The president comments ...
Subject: Medical policy (Interpretation and construction)
Medical policy (Social aspects)
Nursing services (Laws, regulations and rules)
Nursing services (Social aspects)
Author: Tunnicliff, Nano
Pub Date: 12/01/2011
Publication: Name: Kai Tiaki: Nursing New Zealand Publisher: New Zealand Nurses' Organisation Audience: Trade Format: Magazine/Journal Subject: Health; Health care industry Copyright: COPYRIGHT 2011 New Zealand Nurses' Organisation ISSN: 1173-2032
Issue: Date: Dec, 2011 Source Volume: 17 Source Issue: 11
Topic: Event Code: 290 Public affairs; 970 Government domestic functions; 930 Government regulation; 940 Government regulation (cont); 980 Legal issues & crime Advertising Code: 94 Legal/Government Regulation Computer Subject: Government regulation
Geographic: Geographic Scope: New Zealand Geographic Name: New Zealand; New Zealand Geographic Code: 8NEWZ New Zealand
Accession Number: 276720707
Full Text: It is the season to be jolly--the world cup is in the bag, the general election is done and dusted, and Christmas is on the horizon. It's a good time to reflect on what all this now means for New Zealand and the health of our population. More importantly, what does it mean for future health policy? And wilt it see nurses being "freed to care and proud to nurse"?

Just over 73 per cent of registered voters opting to exercise their right to vote in November's general election. (1) It is concerning that an increasing percentage of people do not vote at elections. It could be apathy or a protest by those not participating, because they did not like what was offered. However, the growing numbers choosing not to vote does not signal a healthy democracy. In fact, growing apathy could kill democracy and allow dictatorships to return by stealth.

The potential for that to happen is scary, so I have decided to assume a new, positive attitude. Politicians can be trusted, they do tell the truth, answer questions honestly with no PR spin and, most importantly, they listen to their constituents. With those new positive assumptions I would now like to ask the incoming health minister: Where are the 2000 new nurses the previous National coalition government talked about in its election broadcasts? (Note the emphasis on new because I don't count existing nurses doing extra shifts etc as new). A simple enough question and I hope it will be greeted with a simple, straightforward answer, which I will be able to share with you all in the New Year. If the government can show there are, in fact, 2000 new nurses, then implementing care capacity demand management across district health boards should go smoothly. I await the answer with interest.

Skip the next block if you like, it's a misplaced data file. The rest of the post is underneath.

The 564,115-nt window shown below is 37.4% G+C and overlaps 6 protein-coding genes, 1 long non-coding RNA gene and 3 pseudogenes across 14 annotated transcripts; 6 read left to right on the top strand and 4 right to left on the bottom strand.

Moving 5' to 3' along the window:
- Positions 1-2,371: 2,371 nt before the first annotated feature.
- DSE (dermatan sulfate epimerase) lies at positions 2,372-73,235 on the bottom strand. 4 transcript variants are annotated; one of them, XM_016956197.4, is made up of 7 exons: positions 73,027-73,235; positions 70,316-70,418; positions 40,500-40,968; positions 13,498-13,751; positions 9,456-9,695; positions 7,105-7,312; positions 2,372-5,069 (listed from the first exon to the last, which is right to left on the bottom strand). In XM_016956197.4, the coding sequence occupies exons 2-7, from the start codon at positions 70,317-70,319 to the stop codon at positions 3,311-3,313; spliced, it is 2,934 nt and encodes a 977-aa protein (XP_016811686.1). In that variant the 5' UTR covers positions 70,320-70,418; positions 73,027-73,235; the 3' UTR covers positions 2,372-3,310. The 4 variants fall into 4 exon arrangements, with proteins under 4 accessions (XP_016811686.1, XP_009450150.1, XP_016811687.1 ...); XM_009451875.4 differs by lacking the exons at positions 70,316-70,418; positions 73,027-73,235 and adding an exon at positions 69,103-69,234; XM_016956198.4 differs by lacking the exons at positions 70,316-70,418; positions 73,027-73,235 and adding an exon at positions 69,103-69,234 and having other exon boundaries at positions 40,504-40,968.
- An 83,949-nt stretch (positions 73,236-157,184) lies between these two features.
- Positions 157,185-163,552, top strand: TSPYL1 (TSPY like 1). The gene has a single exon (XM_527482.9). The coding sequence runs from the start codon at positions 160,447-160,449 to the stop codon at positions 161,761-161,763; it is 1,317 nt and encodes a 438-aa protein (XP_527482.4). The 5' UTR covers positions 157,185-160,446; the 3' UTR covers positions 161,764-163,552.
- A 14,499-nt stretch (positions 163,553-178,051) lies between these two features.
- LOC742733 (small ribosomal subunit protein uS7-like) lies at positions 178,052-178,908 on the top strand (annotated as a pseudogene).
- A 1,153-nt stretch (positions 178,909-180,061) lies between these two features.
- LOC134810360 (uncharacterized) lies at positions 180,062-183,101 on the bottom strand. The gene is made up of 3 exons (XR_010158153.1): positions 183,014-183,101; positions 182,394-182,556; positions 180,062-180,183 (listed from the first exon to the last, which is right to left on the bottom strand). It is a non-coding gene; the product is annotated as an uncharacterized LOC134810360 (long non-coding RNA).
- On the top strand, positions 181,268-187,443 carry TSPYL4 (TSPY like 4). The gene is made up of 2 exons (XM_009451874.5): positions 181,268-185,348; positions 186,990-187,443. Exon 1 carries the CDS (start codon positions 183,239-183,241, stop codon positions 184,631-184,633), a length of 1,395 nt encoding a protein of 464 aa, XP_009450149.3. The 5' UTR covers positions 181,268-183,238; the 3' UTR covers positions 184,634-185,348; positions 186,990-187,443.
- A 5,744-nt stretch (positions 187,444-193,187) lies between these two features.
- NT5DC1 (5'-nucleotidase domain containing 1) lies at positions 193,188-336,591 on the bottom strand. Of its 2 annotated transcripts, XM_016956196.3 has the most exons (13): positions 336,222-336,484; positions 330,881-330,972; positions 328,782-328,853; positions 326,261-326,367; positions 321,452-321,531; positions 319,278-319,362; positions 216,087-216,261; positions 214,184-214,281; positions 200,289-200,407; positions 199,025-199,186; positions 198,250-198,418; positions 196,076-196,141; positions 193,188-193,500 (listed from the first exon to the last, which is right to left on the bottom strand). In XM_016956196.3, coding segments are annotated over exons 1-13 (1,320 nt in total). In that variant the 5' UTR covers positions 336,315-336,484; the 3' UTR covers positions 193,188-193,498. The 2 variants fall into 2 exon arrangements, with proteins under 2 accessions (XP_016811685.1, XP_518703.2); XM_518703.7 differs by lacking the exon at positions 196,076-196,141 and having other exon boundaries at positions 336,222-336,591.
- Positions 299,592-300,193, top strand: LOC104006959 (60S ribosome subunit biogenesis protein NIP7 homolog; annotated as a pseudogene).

What about the future of our publicly funded health system? This rather big issue remained largely under wraps during the election campaign, which I found rather surprising. The government certainly has some rosy statistics to show around its achievements over the last three years. However, this wasn't deemed as newsworthy as a cup of tea about Epsom.

I have also studied the National Party's health policy for the next three years, as it will affect art nurses, regardless of where they work. (2) The "better, sooner, more convenient" policy will continue. There will be more focus on family integrated centres and increasing emphasis on "clinical integration", which will see more services moving from hospital settings to communities. Workforce development will be strengthened. More money will be channeled into preventative programmes such as screening for rheumatic fever and boosting the immunisation target for under-twos to 95 per cent by 2014. It all sounds great, then I read the small print. All of these new programmes will be achieved from within the existing health budget. Sigh!

The part of the health policy that was lacking in detail was around managing demand in the health sector. That is probably the most important issue and should have been openly debated with the general public before the election. Let's hope this pressing issue is addressed in the not too distant future to ensure a sustainable, publicly-funded health system remains in New Zealand.

Merry Christmas and have a happy and safe New Year.


(1) New Zealand Election Results (2011) index.html. Retrieved 27/11/11.

(2) National Party (2011). General health policies,,nz/. Retrieved 27/11/11.
Gale Copyright: Copyright 2011 Gale, Cengage Learning. All rights reserved.